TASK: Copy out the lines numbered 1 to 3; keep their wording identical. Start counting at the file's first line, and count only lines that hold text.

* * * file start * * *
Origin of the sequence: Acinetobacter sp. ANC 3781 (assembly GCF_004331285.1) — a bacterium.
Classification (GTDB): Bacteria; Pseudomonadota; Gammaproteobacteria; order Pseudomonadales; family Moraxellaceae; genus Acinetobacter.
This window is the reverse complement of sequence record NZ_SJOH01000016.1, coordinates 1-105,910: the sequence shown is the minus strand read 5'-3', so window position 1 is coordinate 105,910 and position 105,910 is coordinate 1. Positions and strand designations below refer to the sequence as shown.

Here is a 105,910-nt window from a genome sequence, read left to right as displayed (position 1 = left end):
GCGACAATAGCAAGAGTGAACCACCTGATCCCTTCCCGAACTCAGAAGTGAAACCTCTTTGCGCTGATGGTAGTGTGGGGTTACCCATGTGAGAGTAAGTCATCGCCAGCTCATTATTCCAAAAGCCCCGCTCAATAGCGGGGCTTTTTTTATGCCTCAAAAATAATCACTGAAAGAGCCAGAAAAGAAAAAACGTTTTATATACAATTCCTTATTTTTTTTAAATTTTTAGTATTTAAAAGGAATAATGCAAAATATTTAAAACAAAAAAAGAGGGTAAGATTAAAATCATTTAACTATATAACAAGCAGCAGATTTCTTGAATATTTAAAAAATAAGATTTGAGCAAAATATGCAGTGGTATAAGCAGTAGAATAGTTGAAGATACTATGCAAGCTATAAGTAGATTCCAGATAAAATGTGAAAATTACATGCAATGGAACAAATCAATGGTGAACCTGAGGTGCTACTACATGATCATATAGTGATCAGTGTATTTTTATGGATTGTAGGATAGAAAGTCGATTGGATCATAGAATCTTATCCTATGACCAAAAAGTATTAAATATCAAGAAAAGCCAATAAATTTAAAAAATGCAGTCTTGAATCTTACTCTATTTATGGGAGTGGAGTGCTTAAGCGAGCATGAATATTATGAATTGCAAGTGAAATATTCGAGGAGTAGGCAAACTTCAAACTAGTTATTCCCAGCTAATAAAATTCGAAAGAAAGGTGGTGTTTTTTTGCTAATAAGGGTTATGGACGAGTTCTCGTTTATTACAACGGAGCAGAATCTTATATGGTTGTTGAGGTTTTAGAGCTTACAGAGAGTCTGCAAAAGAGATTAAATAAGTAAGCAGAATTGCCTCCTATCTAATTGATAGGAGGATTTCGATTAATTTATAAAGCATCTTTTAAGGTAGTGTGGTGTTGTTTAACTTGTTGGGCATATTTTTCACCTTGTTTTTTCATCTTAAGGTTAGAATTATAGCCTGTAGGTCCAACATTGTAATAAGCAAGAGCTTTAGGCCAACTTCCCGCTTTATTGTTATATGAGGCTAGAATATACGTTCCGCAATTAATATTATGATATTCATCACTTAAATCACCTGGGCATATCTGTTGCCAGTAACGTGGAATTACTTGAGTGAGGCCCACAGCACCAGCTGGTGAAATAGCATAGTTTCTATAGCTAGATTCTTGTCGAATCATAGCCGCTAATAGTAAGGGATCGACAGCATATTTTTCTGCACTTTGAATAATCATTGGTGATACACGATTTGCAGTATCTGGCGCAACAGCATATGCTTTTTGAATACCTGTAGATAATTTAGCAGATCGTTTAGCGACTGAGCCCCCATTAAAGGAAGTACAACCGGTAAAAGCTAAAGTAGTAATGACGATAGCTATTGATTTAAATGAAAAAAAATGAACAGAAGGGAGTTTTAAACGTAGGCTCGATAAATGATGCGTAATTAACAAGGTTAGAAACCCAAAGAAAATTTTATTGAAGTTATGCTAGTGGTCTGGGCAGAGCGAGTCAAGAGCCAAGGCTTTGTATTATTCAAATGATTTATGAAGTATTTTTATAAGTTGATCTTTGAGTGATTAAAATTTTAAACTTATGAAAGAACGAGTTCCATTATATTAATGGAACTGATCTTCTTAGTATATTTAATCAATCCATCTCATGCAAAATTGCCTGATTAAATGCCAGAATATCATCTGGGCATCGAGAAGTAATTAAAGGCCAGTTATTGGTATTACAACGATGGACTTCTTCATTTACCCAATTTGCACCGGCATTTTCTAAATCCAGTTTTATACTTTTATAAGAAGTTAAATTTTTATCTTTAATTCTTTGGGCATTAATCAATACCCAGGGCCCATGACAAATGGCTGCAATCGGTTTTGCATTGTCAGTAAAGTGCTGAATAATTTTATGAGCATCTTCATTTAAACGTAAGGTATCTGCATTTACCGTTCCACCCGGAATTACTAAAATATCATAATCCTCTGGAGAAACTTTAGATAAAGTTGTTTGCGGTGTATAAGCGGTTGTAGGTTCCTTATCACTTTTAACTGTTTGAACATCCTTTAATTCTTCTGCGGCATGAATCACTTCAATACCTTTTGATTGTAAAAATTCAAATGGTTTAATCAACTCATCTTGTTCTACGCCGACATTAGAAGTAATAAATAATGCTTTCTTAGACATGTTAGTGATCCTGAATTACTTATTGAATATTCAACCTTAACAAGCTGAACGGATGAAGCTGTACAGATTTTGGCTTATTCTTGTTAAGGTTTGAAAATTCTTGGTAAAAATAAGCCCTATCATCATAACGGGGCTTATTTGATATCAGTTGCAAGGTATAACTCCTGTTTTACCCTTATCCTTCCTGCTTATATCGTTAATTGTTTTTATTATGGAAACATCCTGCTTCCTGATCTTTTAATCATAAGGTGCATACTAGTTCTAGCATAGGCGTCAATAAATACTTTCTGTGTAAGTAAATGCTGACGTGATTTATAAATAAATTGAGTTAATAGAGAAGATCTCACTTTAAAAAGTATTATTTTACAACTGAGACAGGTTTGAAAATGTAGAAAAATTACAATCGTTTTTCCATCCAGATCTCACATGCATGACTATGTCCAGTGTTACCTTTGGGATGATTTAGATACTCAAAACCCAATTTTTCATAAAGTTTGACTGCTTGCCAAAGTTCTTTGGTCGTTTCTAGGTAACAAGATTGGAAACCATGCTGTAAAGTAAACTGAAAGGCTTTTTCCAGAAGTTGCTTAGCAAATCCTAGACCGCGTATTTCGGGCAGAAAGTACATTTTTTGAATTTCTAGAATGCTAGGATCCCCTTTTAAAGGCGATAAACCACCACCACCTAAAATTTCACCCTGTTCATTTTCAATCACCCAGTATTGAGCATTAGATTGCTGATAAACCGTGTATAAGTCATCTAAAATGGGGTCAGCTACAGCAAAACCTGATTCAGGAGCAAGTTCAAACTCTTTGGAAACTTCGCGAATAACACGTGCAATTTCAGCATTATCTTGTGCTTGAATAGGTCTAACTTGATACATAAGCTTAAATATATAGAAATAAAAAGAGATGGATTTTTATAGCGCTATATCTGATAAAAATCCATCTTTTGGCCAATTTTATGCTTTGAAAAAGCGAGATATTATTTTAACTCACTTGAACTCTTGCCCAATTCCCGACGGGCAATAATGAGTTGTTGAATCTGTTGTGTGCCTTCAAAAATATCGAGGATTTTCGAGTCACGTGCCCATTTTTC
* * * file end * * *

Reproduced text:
Origin of the sequence: Acinetobacter sp. ANC 3781 (assembly GCF_004331285.1) — a bacterium.
Classification (GTDB): Bacteria; Pseudomonadota; Gammaproteobacteria; order Pseudomonadales; family Moraxellaceae; genus Acinetobacter.
This window is the reverse complement of sequence record NZ_SJOH01000016.1, coordinates 1-105,910: the sequence shown is the minus strand read 5'-3', so window position 1 is coordinate 105,910 and position 105,910 is coordinate 1. Positions and strand designations below refer to the sequence as shown.